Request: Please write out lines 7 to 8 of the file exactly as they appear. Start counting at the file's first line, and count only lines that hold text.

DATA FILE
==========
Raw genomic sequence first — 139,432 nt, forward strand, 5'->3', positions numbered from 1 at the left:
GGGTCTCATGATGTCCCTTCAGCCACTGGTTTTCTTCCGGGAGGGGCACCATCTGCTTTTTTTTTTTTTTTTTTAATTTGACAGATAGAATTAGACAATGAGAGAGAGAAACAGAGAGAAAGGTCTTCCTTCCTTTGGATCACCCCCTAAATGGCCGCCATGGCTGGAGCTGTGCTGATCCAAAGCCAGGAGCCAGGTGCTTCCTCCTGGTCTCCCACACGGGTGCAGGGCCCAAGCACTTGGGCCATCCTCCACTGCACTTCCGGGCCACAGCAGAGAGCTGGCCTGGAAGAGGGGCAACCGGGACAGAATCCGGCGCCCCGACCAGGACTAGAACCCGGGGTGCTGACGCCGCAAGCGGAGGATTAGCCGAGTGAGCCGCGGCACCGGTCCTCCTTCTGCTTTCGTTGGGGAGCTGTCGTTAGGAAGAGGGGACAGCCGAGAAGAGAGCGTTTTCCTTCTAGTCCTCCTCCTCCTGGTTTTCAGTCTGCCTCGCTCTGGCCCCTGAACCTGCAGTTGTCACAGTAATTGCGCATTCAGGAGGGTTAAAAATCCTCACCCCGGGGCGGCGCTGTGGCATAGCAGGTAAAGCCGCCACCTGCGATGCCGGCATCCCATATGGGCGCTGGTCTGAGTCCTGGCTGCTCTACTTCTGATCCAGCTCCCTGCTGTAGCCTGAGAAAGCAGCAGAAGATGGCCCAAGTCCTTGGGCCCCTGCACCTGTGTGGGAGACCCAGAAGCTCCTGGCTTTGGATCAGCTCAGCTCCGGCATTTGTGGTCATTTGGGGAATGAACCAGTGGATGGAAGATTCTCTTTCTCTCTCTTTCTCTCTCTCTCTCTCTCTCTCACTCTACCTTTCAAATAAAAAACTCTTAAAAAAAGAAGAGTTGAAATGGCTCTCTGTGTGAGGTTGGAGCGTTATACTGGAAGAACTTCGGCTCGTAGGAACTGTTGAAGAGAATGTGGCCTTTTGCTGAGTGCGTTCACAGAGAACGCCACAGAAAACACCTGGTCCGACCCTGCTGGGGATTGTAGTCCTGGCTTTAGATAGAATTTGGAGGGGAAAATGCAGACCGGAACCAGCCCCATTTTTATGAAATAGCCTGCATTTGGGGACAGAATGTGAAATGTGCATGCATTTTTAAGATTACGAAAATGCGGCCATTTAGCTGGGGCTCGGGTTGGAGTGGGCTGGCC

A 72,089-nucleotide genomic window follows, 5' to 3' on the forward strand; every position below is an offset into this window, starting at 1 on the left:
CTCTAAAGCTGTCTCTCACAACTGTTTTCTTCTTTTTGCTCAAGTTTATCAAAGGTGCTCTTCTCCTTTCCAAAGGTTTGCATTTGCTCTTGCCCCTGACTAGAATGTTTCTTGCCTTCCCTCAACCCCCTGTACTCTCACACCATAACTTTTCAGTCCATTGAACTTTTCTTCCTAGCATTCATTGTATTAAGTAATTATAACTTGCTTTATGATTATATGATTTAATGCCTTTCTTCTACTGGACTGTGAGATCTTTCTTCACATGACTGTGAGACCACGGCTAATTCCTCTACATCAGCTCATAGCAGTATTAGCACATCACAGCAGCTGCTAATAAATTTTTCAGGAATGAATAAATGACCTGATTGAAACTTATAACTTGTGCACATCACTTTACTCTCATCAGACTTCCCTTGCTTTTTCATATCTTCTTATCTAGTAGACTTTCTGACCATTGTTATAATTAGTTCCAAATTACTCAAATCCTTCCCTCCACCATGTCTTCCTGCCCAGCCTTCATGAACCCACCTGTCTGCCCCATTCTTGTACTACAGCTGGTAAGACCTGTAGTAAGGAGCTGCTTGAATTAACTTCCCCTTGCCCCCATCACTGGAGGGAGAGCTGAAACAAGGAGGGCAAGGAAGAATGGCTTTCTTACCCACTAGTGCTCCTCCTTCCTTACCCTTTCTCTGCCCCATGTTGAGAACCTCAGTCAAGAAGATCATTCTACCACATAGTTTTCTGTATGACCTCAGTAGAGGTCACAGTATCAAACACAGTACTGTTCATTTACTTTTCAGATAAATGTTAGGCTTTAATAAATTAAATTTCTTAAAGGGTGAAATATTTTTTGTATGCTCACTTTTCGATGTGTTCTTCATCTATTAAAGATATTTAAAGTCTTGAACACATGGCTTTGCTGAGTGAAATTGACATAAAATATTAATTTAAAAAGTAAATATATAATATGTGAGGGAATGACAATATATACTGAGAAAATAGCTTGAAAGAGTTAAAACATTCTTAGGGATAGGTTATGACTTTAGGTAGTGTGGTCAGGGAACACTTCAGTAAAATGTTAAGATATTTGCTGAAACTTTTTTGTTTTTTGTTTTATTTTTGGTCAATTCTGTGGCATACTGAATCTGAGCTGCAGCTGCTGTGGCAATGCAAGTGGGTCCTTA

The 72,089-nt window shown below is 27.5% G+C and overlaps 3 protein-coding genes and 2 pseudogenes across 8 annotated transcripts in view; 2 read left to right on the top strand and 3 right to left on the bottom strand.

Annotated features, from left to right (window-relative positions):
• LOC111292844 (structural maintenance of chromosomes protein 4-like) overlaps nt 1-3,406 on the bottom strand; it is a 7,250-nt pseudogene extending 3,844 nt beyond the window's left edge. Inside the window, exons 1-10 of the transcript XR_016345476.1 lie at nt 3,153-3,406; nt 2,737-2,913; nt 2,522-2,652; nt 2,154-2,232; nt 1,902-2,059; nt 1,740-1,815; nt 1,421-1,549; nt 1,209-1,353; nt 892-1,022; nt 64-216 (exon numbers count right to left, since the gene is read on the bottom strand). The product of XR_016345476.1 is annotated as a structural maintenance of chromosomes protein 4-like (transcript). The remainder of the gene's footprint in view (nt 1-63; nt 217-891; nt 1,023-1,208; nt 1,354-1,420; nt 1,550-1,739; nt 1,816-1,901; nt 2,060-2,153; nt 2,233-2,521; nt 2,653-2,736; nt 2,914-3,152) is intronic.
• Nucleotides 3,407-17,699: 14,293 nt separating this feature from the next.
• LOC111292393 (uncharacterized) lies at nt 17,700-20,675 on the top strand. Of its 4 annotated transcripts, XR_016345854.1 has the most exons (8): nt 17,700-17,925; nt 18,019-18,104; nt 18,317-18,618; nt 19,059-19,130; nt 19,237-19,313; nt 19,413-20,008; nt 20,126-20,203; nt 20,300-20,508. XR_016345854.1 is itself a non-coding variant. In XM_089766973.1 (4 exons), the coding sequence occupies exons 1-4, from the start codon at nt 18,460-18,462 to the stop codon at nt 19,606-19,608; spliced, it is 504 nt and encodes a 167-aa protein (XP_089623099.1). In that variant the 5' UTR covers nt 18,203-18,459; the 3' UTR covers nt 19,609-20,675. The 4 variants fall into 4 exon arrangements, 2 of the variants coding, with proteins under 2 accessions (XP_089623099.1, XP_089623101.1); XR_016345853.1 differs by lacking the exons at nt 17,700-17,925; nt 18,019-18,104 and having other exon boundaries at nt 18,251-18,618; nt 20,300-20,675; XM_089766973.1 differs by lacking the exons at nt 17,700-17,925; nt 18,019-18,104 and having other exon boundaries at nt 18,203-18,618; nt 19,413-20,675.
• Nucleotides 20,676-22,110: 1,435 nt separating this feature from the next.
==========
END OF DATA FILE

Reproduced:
• LOC111292844 (structural maintenance of chromosomes protein 4-like) overlaps nt 1-3,406 on the bottom strand; it is a 7,250-nt pseudogene extending 3,844 nt beyond the window's left edge. Inside the window, exons 1-10 of the transcript XR_016345476.1 lie at nt 3,153-3,406; nt 2,737-2,913; nt 2,522-2,652; nt 2,154-2,232; nt 1,902-2,059; nt 1,740-1,815; nt 1,421-1,549; nt 1,209-1,353; nt 892-1,022; nt 64-216 (exon numbers count right to left, since the gene is read on the bottom strand). The product of XR_016345476.1 is annotated as a structural maintenance of chromosomes protein 4-like (transcript). The remainder of the gene's footprint in view (nt 1-63; nt 217-891; nt 1,023-1,208; nt 1,354-1,420; nt 1,550-1,739; nt 1,816-1,901; nt 2,060-2,153; nt 2,233-2,521; nt 2,653-2,736; nt 2,914-3,152) is intronic.
• Nucleotides 3,407-17,699: 14,293 nt separating this feature from the next.